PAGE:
Friday, April 5, 2013

Day 3 - A Personal Touch

Today I chose to be part of a smaller group of 7 that was headed to the Salvation Army in Seaside Heights, New Jersey. The other 46 people in our group helped with the Bucket Brigade and installing linoleum in a house.

From my end, we arrived at 9 a.m. at the Salvation Army and had an hour to learn the ropes before the facility officially opened to the public at 10 a.m. The Salvation Army had three lines of tables. The first line included women’s winter gloves, children’s slippers (with a Star Wars Darth Vader head), water resistant boots and racks of men’s and women’s clothes. The middle line was stacked with different food items, from canned green beans and corn to peanut butter, jam, soup, canned tuna and bags of cereal, to name a few. The final line of tables were stacked with hygiene products, such as toilet paper, soap, baby wipes (which can double as wet wipes), toothpaste and cleaning supply buckets. A couple tables toward the back also had blankets and hand towels.

Two girls from Elyria Catholic High School in Elyria, Ohio unload a box of waterproof boots. (Photography by Rachel Wittrock) 

Most of the people I helped choose items (they stressed to not use the word shop, that word can have a connotation to it and many have nothing, no homes, no jobs, no money) had been at the Salvation Army before. However, I did help one man who did not know about the Salvation Army before and yesterday was his first time there. I definitely helped him grab more items than anyone else I had today. In addition to him and his wife, he has four children. There were times when he would turn to me and ask me how many can I have, just one? My response was go ahead and take whatever you need, then reminded him that he can come back every seven days. But so many of these people have very little, so I had no problem giving him two 24-packs of water bottles, numerous cans of corn, mac and cheese, coffee, etc. And the Salvation Army said told us they could take what they want.
I helped a few people right away in the morning, but then two trucks arrived stocked with supplies. Since I am young, energetic and fairly strong, I opted to let some of the other people help up front while I unloaded the truck. I helped fill at least a half dozen carts with packs of water bottles, hand sanitizer, toilet paper, etc. At one point I filled a cart with water bottles packs, 24 bottles to a pack. We filled the cart six packs across and four tall. When the cart was filled, I wheeled it in the building all by myself and unloaded the whole cart, also by myself. I was joking around, with all the packing and unpacking of items, saying I’m going to be so buff by the time I get home, lol. Things really picked up in later morning, and I was unable to break until 1:30 p.m., when my stomach was mirroring Audrey II from Little Shop of Horrors, screaming “Feed Me!”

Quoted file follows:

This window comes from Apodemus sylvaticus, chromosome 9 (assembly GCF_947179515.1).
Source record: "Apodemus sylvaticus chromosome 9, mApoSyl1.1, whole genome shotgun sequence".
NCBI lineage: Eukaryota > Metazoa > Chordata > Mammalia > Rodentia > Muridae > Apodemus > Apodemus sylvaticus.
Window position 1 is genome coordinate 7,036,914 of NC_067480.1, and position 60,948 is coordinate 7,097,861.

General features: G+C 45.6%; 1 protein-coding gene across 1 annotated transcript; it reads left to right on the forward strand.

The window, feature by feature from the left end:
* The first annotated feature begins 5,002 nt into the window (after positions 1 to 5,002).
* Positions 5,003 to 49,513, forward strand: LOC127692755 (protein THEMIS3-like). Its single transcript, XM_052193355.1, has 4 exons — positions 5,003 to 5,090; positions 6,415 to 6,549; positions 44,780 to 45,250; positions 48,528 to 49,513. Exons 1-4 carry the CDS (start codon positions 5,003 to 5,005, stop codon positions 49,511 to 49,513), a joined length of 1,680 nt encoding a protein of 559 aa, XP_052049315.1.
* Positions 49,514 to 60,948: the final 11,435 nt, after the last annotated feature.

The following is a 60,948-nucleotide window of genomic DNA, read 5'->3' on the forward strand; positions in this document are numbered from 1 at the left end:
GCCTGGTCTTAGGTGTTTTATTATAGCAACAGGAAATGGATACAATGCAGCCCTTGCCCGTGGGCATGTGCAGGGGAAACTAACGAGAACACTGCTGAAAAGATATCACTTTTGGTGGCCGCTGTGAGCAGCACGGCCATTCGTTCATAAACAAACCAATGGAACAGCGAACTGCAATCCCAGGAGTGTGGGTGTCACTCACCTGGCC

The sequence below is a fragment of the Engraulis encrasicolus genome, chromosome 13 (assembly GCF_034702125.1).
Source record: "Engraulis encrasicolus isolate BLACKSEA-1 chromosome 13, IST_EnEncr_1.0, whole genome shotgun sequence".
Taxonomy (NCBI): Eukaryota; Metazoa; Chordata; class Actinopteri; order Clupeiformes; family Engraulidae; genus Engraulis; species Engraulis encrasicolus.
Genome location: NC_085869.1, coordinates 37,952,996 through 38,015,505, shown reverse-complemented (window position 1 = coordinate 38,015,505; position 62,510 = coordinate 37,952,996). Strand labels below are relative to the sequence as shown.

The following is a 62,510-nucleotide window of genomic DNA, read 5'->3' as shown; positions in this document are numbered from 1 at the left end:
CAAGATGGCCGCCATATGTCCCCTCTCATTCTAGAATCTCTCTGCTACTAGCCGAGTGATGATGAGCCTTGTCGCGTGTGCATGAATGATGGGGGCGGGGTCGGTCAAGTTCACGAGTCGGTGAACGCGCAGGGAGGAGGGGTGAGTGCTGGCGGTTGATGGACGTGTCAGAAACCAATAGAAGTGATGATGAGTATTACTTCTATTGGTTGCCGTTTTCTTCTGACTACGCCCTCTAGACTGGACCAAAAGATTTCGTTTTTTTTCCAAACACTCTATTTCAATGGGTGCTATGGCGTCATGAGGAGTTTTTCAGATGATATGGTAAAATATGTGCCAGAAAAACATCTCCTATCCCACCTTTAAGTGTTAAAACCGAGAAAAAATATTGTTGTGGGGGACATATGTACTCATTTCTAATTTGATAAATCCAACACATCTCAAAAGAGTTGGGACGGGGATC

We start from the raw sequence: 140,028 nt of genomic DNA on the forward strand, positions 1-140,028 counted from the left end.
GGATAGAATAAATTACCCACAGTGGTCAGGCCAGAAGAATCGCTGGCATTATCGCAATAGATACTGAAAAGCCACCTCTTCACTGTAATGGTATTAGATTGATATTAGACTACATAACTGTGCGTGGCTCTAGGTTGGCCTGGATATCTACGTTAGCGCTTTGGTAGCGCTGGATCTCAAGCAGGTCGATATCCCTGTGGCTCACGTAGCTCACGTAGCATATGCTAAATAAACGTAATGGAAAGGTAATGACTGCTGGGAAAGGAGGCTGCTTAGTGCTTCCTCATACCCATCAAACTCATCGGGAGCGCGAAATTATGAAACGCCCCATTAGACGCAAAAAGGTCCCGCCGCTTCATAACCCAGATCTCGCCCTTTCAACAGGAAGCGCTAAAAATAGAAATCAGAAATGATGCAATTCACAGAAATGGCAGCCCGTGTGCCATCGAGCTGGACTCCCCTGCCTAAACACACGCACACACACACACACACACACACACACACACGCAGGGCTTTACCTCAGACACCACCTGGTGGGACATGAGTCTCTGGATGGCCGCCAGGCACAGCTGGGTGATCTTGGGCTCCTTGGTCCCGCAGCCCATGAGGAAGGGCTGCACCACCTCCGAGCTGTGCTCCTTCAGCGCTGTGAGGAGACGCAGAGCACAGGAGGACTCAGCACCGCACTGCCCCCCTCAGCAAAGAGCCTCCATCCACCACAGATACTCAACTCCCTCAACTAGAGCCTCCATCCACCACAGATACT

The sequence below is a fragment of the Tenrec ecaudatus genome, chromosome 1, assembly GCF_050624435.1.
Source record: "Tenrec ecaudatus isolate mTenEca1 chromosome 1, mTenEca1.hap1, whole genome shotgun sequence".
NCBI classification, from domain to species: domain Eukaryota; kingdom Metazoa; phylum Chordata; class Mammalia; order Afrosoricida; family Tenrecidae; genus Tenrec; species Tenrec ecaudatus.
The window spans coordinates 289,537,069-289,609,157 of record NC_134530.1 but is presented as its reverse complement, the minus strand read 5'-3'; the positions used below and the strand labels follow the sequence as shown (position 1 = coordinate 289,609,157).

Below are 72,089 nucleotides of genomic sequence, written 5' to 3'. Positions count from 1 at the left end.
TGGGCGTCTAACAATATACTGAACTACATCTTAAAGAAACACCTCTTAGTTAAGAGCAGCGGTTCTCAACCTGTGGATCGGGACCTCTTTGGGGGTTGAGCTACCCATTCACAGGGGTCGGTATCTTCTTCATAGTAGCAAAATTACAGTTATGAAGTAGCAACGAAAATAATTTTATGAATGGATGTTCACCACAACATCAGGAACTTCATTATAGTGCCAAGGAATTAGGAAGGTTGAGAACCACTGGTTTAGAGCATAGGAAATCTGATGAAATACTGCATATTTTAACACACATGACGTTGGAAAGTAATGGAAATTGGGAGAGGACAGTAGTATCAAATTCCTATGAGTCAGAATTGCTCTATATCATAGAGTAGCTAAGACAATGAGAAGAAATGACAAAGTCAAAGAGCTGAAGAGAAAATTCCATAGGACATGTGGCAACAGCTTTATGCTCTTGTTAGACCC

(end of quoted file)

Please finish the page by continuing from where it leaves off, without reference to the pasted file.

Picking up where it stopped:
After lunch I returned and spent the rest of the time stocking items as they were taken and helping people pick up the items they needed. I have to admit, I managed to stay composed, but some of the stories were very hard. When Katrina hit it was a media frenzy, tons of coverage, the volunteer efforts. But out here, volunteer efforts are focused on main tourism areas, and I wish I could say the stories of people not getting what they deserve are once in a while, but that is not just the case.

Two trucks filled with supplies for the Salvation Army, including toilet paper, hand soap, chicken alfredo individual meals, tote bags for children and packages of 24 packs of bottled water. The bottled water was a God-send for people, considering we actually ran out of it that morning.
This morning I spoke with a woman, Sandra Bauman, who lost pretty much everything. Her house took on five feet of water and the foundation of her house was split right down the middle, she said her house is bowed and she lost more than $70,000 worth of equipment that was in her house. The township declared her house unlivable, condemned and she has to demolish it. The insurance is another story completely. She said an insurance claims investigator came out to the sight, saw the crack in the foundation down the middle. And he actually had the audacity to tell her that her house is not unlivable, and that she should just pour concrete down the crack, that will be fine. The insurance company gave her $30,000....$30,000 and her house was insured for $165,000. What makes it worse is she cannot apply for additional aid from FEMA because FEMA will only reimburse for up to $30,000, and she already received that in insurance. Some of my fellow volunteers who worked there the past two days shared similar stories. One of those stories was about a man who lost everything: his house and his property and belongings in Hurricane Sandy, and both his wife and son died in the months since.